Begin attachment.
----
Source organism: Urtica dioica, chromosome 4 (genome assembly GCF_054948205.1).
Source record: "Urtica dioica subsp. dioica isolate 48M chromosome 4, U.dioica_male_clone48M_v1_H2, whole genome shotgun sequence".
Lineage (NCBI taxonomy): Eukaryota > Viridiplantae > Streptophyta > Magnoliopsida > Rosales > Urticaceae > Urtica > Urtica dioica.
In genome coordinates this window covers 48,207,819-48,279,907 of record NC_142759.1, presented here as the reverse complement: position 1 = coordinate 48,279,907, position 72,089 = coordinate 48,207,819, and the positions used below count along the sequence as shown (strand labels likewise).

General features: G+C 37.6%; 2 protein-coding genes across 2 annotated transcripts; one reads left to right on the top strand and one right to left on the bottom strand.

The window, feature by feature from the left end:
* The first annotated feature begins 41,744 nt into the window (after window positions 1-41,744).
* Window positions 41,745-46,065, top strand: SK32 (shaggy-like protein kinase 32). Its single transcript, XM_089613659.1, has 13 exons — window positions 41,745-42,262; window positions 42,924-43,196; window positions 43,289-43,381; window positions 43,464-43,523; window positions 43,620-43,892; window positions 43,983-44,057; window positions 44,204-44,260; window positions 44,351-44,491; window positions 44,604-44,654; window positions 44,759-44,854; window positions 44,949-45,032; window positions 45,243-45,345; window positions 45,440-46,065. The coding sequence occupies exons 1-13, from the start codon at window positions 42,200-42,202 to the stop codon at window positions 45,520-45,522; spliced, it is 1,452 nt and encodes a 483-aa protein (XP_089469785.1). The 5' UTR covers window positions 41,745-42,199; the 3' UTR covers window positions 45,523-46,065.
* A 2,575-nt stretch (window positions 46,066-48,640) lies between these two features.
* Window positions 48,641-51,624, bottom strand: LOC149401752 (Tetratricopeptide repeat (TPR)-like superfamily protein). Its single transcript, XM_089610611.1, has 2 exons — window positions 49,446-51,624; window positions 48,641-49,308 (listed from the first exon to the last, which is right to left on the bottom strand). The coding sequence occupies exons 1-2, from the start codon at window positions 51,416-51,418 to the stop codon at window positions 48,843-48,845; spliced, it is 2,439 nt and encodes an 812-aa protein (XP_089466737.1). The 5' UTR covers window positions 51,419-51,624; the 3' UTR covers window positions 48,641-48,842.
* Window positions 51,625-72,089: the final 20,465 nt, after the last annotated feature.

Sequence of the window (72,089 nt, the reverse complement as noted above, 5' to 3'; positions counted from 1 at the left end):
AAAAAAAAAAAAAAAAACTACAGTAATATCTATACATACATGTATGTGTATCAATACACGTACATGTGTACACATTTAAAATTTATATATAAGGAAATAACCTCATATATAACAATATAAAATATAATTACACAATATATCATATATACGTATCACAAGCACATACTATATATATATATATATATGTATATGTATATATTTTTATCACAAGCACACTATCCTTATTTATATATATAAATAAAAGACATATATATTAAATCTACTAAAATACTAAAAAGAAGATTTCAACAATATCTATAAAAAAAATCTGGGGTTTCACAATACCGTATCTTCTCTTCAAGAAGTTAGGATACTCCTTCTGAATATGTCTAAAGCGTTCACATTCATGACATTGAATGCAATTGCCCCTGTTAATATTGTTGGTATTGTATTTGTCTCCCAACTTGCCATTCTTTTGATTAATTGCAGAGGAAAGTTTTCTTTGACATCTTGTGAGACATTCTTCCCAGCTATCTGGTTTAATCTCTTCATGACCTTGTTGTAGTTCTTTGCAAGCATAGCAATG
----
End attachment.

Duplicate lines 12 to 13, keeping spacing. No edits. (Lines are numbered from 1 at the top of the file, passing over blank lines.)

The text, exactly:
Sequence of the window (72,089 nt, the reverse complement as noted above, 5' to 3'; positions counted from 1 at the left end):
AAAAAAAAAAAAAAAAACTACAGTAATATCTATACATACATGTATGTGTATCAATACACGTACATGTGTACACATTTAAAATTTATATATAAGGAAATAACCTCATATATAACAATATAAAATATAATTACACAATATATCATATATACGTATCACAAGCACATACTATATATATATATATATATGTATATGTATATATTTTTATCACAAGCACACTATCCTTATTTATATATATAAATAAAAGACATATATATTAAATCTACTAAAATACTAAAAAGAAGATTTCAACAATATCTATAAAAAAAATCTGGGGTTTCACAATACCGTATCTTCTCTTCAAGAAGTTAGGATACTCCTTCTGAATATGTCTAAAGCGTTCACATTCATGACATTGAATGCAATTGCCCCTGTTAATATTGTTGGTATTGTATTTGTCTCCCAACTTGCCATTCTTTTGATTAATTGCAGAGGAAAGTTTTCTTTGACATCTTGTGAGACATTCTTCCCAGCTATCTGGTTTAATCTCTTCATGACCTTGTTGTAGTTCTTTGCAAGCATAGCAATG